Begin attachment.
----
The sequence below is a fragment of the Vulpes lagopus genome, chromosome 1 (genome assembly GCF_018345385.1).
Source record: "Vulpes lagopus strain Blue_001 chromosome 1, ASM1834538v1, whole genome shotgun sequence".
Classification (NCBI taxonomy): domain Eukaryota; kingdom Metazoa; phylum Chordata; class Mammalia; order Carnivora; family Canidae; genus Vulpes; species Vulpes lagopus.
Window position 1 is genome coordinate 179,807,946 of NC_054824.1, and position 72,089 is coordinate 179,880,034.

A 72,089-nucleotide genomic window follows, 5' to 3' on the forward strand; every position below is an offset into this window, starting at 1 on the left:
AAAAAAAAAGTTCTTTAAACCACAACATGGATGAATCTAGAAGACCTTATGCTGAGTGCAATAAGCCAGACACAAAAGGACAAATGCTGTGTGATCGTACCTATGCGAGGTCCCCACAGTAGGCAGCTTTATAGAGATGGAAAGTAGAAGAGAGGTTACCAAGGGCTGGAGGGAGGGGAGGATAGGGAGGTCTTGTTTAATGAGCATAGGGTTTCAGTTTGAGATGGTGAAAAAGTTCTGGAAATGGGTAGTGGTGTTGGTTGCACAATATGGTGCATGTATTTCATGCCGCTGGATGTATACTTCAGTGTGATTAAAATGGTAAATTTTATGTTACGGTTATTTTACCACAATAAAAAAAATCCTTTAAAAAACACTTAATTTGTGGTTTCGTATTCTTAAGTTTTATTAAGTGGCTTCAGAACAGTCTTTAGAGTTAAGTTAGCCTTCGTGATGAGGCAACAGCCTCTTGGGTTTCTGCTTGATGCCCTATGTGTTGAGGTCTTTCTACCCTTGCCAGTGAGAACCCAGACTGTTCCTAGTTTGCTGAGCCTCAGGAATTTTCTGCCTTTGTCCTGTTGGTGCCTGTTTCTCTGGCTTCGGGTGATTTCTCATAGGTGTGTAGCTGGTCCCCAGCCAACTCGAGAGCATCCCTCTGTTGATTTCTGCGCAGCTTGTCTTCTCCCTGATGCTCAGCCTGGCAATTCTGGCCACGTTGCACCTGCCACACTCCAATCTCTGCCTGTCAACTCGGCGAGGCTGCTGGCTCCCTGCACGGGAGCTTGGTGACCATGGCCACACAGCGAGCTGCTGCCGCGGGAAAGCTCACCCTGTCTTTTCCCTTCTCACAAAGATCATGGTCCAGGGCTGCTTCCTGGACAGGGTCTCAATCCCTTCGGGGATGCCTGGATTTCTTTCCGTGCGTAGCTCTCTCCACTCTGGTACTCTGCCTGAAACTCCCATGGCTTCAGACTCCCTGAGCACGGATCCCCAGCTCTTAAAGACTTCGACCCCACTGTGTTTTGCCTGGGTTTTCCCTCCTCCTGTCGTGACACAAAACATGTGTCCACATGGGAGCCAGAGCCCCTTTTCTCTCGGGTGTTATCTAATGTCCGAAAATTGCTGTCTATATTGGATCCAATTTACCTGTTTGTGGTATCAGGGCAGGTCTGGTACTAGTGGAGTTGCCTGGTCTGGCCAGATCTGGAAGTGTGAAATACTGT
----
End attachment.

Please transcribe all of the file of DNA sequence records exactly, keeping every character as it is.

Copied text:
The sequence below is a fragment of the Vulpes lagopus genome, chromosome 1 (genome assembly GCF_018345385.1).
Source record: "Vulpes lagopus strain Blue_001 chromosome 1, ASM1834538v1, whole genome shotgun sequence".
Classification (NCBI taxonomy): domain Eukaryota; kingdom Metazoa; phylum Chordata; class Mammalia; order Carnivora; family Canidae; genus Vulpes; species Vulpes lagopus.
Window position 1 is genome coordinate 179,807,946 of NC_054824.1, and position 72,089 is coordinate 179,880,034.

A 72,089-nucleotide genomic window follows, 5' to 3' on the forward strand; every position below is an offset into this window, starting at 1 on the left:
AAAAAAAAAGTTCTTTAAACCACAACATGGATGAATCTAGAAGACCTTATGCTGAGTGCAATAAGCCAGACACAAAAGGACAAATGCTGTGTGATCGTACCTATGCGAGGTCCCCACAGTAGGCAGCTTTATAGAGATGGAAAGTAGAAGAGAGGTTACCAAGGGCTGGAGGGAGGGGAGGATAGGGAGGTCTTGTTTAATGAGCATAGGGTTTCAGTTTGAGATGGTGAAAAAGTTCTGGAAATGGGTAGTGGTGTTGGTTGCACAATATGGTGCATGTATTTCATGCCGCTGGATGTATACTTCAGTGTGATTAAAATGGTAAATTTTATGTTACGGTTATTTTACCACAATAAAAAAAATCCTTTAAAAAACACTTAATTTGTGGTTTCGTATTCTTAAGTTTTATTAAGTGGCTTCAGAACAGTCTTTAGAGTTAAGTTAGCCTTCGTGATGAGGCAACAGCCTCTTGGGTTTCTGCTTGATGCCCTATGTGTTGAGGTCTTTCTACCCTTGCCAGTGAGAACCCAGACTGTTCCTAGTTTGCTGAGCCTCAGGAATTTTCTGCCTTTGTCCTGTTGGTGCCTGTTTCTCTGGCTTCGGGTGATTTCTCATAGGTGTGTAGCTGGTCCCCAGCCAACTCGAGAGCATCCCTCTGTTGATTTCTGCGCAGCTTGTCTTCTCCCTGATGCTCAGCCTGGCAATTCTGGCCACGTTGCACCTGCCACACTCCAATCTCTGCCTGTCAACTCGGCGAGGCTGCTGGCTCCCTGCACGGGAGCTTGGTGACCATGGCCACACAGCGAGCTGCTGCCGCGGGAAAGCTCACCCTGTCTTTTCCCTTCTCACAAAGATCATGGTCCAGGGCTGCTTCCTGGACAGGGTCTCAATCCCTTCGGGGATGCCTGGATTTCTTTCCGTGCGTAGCTCTCTCCACTCTGGTACTCTGCCTGAAACTCCCATGGCTTCAGACTCCCTGAGCACGGATCCCCAGCTCTTAAAGACTTCGACCCCACTGTGTTTTGCCTGGGTTTTCCCTCCTCCTGTCGTGACACAAAACATGTGTCCACATGGGAGCCAGAGCCCCTTTTCTCTCGGGTGTTATCTAATGTCCGAAAATTGCTGTCTATATTGGATCCAATTTACCTGTTTGTGGTATCAGGGCAGGTCTGGTACTAGTGGAGTTGCCTGGTCTGGCCAGATCTGGAAGTGTGAAATACTGT